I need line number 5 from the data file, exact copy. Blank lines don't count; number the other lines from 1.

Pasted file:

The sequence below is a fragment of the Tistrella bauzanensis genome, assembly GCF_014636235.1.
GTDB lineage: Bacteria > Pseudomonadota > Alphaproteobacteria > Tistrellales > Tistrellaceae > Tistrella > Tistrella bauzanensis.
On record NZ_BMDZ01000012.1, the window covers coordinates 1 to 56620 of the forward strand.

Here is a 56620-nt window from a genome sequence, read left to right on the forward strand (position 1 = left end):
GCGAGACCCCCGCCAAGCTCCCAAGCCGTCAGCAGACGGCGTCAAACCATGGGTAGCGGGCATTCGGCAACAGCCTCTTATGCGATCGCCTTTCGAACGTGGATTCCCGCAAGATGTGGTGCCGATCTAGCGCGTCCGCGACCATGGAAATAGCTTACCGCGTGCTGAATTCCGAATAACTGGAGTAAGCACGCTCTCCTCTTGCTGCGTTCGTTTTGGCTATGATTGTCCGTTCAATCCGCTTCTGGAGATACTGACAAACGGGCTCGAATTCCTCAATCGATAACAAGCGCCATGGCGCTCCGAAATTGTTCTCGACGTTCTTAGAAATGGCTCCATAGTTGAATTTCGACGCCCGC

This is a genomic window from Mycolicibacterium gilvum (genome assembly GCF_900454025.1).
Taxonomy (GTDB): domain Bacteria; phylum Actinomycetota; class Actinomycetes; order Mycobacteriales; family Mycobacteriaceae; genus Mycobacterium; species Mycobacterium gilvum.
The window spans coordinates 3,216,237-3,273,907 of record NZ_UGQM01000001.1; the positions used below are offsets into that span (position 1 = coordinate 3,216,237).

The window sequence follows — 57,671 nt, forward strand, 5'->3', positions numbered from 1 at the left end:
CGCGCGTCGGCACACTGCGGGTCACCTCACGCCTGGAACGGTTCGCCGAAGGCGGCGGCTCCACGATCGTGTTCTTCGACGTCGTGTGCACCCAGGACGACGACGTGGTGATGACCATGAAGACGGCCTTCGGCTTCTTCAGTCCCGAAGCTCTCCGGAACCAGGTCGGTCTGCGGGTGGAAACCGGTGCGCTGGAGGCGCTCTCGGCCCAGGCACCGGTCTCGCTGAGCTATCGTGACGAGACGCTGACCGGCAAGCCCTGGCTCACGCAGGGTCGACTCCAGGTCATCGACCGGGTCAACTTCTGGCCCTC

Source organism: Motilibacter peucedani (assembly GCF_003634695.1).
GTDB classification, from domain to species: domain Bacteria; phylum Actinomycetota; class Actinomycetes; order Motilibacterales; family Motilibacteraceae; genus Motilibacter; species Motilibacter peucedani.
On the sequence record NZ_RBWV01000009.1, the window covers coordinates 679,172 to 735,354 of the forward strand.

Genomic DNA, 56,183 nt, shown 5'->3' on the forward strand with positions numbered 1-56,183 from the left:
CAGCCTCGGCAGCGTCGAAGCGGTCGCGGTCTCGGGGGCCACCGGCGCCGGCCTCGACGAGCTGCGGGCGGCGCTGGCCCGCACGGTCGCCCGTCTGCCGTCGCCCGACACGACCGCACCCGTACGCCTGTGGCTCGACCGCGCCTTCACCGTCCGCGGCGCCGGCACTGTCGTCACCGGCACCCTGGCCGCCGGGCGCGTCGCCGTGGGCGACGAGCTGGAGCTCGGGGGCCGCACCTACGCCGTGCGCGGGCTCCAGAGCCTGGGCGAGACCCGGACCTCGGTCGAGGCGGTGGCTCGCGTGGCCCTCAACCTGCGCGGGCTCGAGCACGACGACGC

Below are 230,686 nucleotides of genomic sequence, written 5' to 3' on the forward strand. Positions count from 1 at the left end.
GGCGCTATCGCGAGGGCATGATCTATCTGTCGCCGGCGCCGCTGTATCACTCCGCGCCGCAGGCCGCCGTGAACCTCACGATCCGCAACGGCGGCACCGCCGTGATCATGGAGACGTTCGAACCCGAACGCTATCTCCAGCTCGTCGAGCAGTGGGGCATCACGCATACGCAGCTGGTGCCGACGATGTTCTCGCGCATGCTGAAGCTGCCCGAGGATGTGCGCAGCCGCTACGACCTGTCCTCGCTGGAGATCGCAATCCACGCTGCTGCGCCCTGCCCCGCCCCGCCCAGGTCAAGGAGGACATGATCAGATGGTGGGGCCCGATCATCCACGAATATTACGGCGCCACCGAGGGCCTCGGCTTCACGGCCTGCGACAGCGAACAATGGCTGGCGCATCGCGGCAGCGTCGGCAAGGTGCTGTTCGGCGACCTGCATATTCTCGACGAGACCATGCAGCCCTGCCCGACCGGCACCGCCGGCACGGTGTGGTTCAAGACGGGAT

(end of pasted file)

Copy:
GCGAGACCCCCGCCAAGCTCCCAAGCCGTCAGCAGACGGCGTCAAACCATGGGTAGCGGGCATTCGGCAACAGCCTCTTATGCGATCGCCTTTCGAACGTGGATTCCCGCAAGATGTGGTGCCGATCTAGCGCGTCCGCGACCATGGAAATAGCTTACCGCGTGCTGAATTCCGAATAACTGGAGTAAGCACGCTCTCCTCTTGCTGCGTTCGTTTTGGCTATGATTGTCCGTTCAATCCGCTTCTGGAGATACTGACAAACGGGCTCGAATTCCTCAATCGATAACAAGCGCCATGGCGCTCCGAAATTGTTCTCGACGTTCTTAGAAATGGCTCCATAGTTGAATTTCGACGCCCGC